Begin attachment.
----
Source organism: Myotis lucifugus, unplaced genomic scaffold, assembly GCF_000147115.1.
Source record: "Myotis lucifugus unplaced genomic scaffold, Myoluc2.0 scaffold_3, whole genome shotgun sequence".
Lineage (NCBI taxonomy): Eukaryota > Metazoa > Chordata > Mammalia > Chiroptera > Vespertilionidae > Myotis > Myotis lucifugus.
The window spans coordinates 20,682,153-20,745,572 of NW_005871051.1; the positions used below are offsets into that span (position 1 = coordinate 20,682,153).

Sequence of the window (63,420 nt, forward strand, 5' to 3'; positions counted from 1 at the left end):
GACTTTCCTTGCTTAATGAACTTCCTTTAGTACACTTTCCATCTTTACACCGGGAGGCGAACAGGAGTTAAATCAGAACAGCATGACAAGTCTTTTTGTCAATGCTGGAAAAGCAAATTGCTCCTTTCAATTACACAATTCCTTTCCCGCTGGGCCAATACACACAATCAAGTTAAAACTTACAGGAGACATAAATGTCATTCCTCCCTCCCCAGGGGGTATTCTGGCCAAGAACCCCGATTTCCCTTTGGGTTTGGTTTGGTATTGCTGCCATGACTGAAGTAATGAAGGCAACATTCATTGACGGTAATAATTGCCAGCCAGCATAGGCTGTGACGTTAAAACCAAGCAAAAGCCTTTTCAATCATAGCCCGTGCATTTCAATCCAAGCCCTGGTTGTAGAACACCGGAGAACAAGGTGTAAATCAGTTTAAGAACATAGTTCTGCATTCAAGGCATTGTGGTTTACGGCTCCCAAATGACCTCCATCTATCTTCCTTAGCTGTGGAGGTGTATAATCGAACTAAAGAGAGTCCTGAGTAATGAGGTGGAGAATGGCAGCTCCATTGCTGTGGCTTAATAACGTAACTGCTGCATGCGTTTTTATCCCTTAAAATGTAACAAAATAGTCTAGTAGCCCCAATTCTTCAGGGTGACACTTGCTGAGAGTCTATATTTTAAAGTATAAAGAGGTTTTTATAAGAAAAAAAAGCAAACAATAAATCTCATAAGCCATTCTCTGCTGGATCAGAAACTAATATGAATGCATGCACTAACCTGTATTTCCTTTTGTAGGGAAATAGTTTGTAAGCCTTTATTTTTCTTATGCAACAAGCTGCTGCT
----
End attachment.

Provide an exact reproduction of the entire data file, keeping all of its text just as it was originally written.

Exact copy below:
Source organism: Myotis lucifugus, unplaced genomic scaffold, assembly GCF_000147115.1.
Source record: "Myotis lucifugus unplaced genomic scaffold, Myoluc2.0 scaffold_3, whole genome shotgun sequence".
Lineage (NCBI taxonomy): Eukaryota > Metazoa > Chordata > Mammalia > Chiroptera > Vespertilionidae > Myotis > Myotis lucifugus.
The window spans coordinates 20,682,153-20,745,572 of NW_005871051.1; the positions used below are offsets into that span (position 1 = coordinate 20,682,153).

Sequence of the window (63,420 nt, forward strand, 5' to 3'; positions counted from 1 at the left end):
GACTTTCCTTGCTTAATGAACTTCCTTTAGTACACTTTCCATCTTTACACCGGGAGGCGAACAGGAGTTAAATCAGAACAGCATGACAAGTCTTTTTGTCAATGCTGGAAAAGCAAATTGCTCCTTTCAATTACACAATTCCTTTCCCGCTGGGCCAATACACACAATCAAGTTAAAACTTACAGGAGACATAAATGTCATTCCTCCCTCCCCAGGGGGTATTCTGGCCAAGAACCCCGATTTCCCTTTGGGTTTGGTTTGGTATTGCTGCCATGACTGAAGTAATGAAGGCAACATTCATTGACGGTAATAATTGCCAGCCAGCATAGGCTGTGACGTTAAAACCAAGCAAAAGCCTTTTCAATCATAGCCCGTGCATTTCAATCCAAGCCCTGGTTGTAGAACACCGGAGAACAAGGTGTAAATCAGTTTAAGAACATAGTTCTGCATTCAAGGCATTGTGGTTTACGGCTCCCAAATGACCTCCATCTATCTTCCTTAGCTGTGGAGGTGTATAATCGAACTAAAGAGAGTCCTGAGTAATGAGGTGGAGAATGGCAGCTCCATTGCTGTGGCTTAATAACGTAACTGCTGCATGCGTTTTTATCCCTTAAAATGTAACAAAATAGTCTAGTAGCCCCAATTCTTCAGGGTGACACTTGCTGAGAGTCTATATTTTAAAGTATAAAGAGGTTTTTATAAGAAAAAAAAGCAAACAATAAATCTCATAAGCCATTCTCTGCTGGATCAGAAACTAATATGAATGCATGCACTAACCTGTATTTCCTTTTGTAGGGAAATAGTTTGTAAGCCTTTATTTTTCTTATGCAACAAGCTGCTGCT